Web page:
What is a Cleanroom?

Cleanrooms are used in practically every industry where small particles can adversely affect the manufacturing process. They vary in size and complexity, and are used extensively in industries such as semiconductor manufacturing, pharmaceuticals, biotech, medical device and life sciences, as well as critical process manufacturing common in aerospace, optics, military and Department of Energy.

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Monday, 01 April 2019 16:48

What are Cleanroom classifications

A question commonly asked is "What is a clean room?" Generally speaking a "clean room" is an enclosed room that has equipment which controls the amount of particulate matter in the air by using air pressure and filters. To meet requirements of a "clean room" as defined by Federal Standard 209E and newer ISO Standards, all clean rooms must not exceed a particulate count as specified in the air cleanliness class.

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Sunday, 01 September 2019 15:52

Cleanroom Classifications (ISO 5-8)

Cleanrooms are classified according to the cleanliness level of the air inside them. The cleanroom class is the level of cleanliness the room complies with, according to the quantity and size of particles per volume of air. The primary authority in the US and Canada is the ISO classification system ISO 14644-1. This standard includes the cleanroom classes ISO 1, ISO 2, ISO 3, ISO 4, ISO 5, ISO 6, ISO 7, ISO 8 and ISO 9, with ISO 1 being the “cleanest” and ISO 9 the “dirtiest” class (but still cleaner than a regular room). The most common classes are ISO 7 and ISO 8.

The old Federal Standard 209 (class 100,000; 10,000; 1,000; 100; 10; 1) was withdrawn in 2001 and officially replaced by ISO-14644-1 in 1999, but it is still widely used.

In addition, cleanrooms must also comply with industry-specific and regional standards. For example, EU GGMP (A-B-C-D) applies to pharmaceutical products and USP (795, 797 and 800) to compounding pharmacies.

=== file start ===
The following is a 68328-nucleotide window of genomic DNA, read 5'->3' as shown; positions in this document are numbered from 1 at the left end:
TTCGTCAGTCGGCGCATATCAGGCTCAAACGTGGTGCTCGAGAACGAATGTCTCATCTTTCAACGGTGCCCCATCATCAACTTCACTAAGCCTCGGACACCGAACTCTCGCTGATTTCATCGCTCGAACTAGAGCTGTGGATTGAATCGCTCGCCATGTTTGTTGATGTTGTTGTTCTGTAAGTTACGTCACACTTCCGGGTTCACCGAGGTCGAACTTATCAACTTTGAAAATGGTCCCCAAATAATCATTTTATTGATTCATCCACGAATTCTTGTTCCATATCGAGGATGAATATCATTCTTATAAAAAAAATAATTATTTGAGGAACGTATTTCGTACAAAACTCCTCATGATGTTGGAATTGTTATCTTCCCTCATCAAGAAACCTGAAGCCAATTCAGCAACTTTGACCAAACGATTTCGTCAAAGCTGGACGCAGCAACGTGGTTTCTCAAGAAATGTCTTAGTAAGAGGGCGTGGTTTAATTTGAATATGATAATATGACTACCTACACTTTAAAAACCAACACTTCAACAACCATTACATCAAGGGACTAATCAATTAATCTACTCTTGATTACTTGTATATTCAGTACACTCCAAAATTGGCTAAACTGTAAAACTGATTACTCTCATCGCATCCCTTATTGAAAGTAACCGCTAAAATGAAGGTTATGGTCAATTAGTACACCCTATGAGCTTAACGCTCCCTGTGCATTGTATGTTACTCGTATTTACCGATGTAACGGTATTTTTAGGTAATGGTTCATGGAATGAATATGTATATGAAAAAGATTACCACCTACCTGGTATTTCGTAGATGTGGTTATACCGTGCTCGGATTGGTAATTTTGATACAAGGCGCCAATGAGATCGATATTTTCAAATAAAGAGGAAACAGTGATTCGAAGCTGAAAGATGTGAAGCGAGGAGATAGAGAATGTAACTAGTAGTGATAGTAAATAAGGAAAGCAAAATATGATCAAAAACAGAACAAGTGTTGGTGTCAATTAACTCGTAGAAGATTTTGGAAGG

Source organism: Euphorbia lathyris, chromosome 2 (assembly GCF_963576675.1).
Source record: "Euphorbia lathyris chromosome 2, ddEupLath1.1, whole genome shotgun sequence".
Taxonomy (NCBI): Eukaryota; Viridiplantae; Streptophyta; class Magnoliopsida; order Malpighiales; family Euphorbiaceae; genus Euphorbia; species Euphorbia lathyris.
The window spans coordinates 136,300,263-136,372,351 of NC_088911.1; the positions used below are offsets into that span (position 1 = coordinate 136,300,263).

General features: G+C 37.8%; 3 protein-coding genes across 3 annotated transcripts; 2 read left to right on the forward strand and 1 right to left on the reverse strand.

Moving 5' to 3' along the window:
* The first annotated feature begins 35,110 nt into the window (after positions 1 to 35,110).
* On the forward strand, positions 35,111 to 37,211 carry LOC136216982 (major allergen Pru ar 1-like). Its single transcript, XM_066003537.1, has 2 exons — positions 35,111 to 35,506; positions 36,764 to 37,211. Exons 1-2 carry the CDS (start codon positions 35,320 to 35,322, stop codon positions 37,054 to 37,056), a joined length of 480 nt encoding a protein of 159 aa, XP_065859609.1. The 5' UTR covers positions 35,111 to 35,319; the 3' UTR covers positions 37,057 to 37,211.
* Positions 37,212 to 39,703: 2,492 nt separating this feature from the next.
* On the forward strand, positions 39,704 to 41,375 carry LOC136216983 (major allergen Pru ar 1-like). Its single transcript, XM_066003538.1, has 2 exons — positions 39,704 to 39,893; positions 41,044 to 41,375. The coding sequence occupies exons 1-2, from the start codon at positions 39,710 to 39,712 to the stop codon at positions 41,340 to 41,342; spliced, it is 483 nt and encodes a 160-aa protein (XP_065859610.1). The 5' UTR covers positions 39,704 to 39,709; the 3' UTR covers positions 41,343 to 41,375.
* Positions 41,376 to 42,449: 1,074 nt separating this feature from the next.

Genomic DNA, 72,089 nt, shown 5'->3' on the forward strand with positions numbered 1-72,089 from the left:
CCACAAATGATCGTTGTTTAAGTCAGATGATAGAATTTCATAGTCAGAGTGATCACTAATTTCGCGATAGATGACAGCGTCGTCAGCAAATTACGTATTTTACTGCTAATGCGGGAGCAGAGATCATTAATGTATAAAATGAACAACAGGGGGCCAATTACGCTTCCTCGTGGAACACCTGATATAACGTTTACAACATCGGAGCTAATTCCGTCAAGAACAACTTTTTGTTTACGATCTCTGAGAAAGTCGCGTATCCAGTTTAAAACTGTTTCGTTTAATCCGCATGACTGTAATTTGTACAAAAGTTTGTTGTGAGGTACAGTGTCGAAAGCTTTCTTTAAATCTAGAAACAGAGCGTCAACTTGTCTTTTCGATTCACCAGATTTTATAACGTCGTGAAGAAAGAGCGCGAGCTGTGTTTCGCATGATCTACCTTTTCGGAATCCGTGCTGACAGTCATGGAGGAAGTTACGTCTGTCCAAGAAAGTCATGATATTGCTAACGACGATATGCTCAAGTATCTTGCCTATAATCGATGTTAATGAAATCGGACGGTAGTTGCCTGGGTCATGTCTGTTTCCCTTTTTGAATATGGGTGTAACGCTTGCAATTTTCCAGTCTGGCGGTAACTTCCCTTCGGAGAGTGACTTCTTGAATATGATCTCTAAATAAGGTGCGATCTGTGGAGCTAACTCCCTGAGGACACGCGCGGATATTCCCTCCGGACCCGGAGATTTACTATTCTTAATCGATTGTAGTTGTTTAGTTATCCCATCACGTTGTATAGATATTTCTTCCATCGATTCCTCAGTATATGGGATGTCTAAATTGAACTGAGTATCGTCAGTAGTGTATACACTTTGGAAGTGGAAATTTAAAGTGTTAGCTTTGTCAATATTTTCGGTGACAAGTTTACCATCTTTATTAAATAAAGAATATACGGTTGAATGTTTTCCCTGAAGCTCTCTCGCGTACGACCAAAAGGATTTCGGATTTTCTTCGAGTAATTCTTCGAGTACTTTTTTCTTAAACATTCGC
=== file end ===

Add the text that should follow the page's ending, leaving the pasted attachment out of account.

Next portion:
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Wednesday, 01 April 2020 11:14

Classification Impacts For Cleanroom

Clients often come to me specifically requesting an “ISO 7 cleanroom” or an “ISO 8 cleanroom.” What they often fail to realize is that the ISO class does not define the layout of the cleanroom. It only defines the cleanliness level that needs to be met. In fact, the ISO classification actually corresponds to a specification of how clean the cleanroom must be. The ISO 14464-1 standard doesn’t say how to design the cleanroom, it only specifies the maximum quantity of air particles allowed.

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Wednesday, 01 July 2020 04:50

Cleanroom Requirements & Classifications

Cleanrooms are essential to any manufacturing process where particulate contamination can affect the quality of goods produced. Specific clean room classifications and ISO class code descriptions provide protective guidelines and secure environments through controlled air filtration, which lowers the possibility of product contamination or large particulate interference within critical process manufacturing. Specific cleanroom requirements and ISO 14644-1 cleanroom standards are used to protect consumers from any potential flaw or mishandling of a product.